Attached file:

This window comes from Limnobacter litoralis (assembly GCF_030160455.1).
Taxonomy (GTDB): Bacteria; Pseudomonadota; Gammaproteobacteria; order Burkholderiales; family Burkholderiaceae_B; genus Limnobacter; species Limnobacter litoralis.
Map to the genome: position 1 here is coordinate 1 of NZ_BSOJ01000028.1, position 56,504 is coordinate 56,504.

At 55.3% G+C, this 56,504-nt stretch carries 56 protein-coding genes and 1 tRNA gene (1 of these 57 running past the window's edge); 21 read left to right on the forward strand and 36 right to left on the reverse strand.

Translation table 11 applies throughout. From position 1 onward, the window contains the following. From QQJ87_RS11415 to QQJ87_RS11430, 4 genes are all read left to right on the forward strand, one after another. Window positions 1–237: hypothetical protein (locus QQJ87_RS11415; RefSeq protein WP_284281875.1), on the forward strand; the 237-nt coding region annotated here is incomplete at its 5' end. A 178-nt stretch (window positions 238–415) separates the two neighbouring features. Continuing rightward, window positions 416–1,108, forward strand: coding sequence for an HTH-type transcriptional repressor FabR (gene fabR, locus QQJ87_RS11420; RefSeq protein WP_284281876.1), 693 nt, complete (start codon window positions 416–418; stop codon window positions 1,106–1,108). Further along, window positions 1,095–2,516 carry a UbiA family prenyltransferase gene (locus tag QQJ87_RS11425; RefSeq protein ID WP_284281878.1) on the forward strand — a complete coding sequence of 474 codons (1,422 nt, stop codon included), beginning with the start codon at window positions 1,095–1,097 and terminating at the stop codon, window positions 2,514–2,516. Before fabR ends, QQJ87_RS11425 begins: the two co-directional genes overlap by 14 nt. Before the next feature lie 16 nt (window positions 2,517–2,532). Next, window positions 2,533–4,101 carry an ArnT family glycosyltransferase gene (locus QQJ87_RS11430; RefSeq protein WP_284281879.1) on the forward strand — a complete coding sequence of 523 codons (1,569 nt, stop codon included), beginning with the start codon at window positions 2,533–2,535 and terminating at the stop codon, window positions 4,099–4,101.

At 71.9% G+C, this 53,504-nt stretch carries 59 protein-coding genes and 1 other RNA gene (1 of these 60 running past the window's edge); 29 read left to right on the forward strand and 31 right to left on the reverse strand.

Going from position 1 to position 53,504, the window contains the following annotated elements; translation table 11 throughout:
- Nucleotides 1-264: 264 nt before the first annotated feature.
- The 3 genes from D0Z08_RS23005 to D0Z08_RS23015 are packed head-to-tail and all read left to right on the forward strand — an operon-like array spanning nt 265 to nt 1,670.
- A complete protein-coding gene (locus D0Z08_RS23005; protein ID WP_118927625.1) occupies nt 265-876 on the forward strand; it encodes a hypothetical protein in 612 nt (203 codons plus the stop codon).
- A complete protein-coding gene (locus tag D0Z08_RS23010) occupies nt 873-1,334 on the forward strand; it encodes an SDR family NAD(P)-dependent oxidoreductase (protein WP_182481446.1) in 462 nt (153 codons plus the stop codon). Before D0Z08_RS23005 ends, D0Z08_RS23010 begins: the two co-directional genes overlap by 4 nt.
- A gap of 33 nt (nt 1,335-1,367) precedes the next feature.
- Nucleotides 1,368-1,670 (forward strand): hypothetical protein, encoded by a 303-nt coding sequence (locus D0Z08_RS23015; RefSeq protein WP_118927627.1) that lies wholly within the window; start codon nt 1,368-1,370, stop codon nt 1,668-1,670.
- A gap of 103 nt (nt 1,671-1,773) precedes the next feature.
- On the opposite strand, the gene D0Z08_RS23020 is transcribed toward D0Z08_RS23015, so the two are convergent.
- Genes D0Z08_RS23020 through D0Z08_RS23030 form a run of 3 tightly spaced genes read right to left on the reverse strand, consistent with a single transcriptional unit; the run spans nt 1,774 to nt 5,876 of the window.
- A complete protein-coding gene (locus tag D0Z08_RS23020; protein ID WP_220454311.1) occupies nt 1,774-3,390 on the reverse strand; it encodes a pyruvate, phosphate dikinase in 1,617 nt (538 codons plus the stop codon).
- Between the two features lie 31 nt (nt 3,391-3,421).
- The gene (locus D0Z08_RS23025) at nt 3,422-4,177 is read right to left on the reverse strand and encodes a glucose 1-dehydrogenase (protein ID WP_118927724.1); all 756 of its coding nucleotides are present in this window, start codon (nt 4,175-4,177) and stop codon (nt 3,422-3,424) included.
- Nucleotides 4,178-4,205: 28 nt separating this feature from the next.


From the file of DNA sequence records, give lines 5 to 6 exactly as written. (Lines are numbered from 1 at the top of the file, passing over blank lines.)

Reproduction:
Translation table 11 applies throughout. From position 1 onward, the window contains the following. From QQJ87_RS11415 to QQJ87_RS11430, 4 genes are all read left to right on the forward strand, one after another. Window positions 1–237: hypothetical protein (locus QQJ87_RS11415; RefSeq protein WP_284281875.1), on the forward strand; the 237-nt coding region annotated here is incomplete at its 5' end. A 178-nt stretch (window positions 238–415) separates the two neighbouring features. Continuing rightward, window positions 416–1,108, forward strand: coding sequence for an HTH-type transcriptional repressor FabR (gene fabR, locus QQJ87_RS11420; RefSeq protein WP_284281876.1), 693 nt, complete (start codon window positions 416–418; stop codon window positions 1,106–1,108). Further along, window positions 1,095–2,516 carry a UbiA family prenyltransferase gene (locus tag QQJ87_RS11425; RefSeq protein ID WP_284281878.1) on the forward strand — a complete coding sequence of 474 codons (1,422 nt, stop codon included), beginning with the start codon at window positions 1,095–1,097 and terminating at the stop codon, window positions 2,514–2,516. Before fabR ends, QQJ87_RS11425 begins: the two co-directional genes overlap by 14 nt. Before the next feature lie 16 nt (window positions 2,517–2,532). Next, window positions 2,533–4,101 carry an ArnT family glycosyltransferase gene (locus QQJ87_RS11430; RefSeq protein WP_284281879.1) on the forward strand — a complete coding sequence of 523 codons (1,569 nt, stop codon included), beginning with the start codon at window positions 2,533–2,535 and terminating at the stop codon, window positions 4,099–4,101.

At 71.9% G+C, this 53,504-nt stretch carries 59 protein-coding genes and 1 other RNA gene (1 of these 60 running past the window's edge); 29 read left to right on the forward strand and 31 right to left on the reverse strand.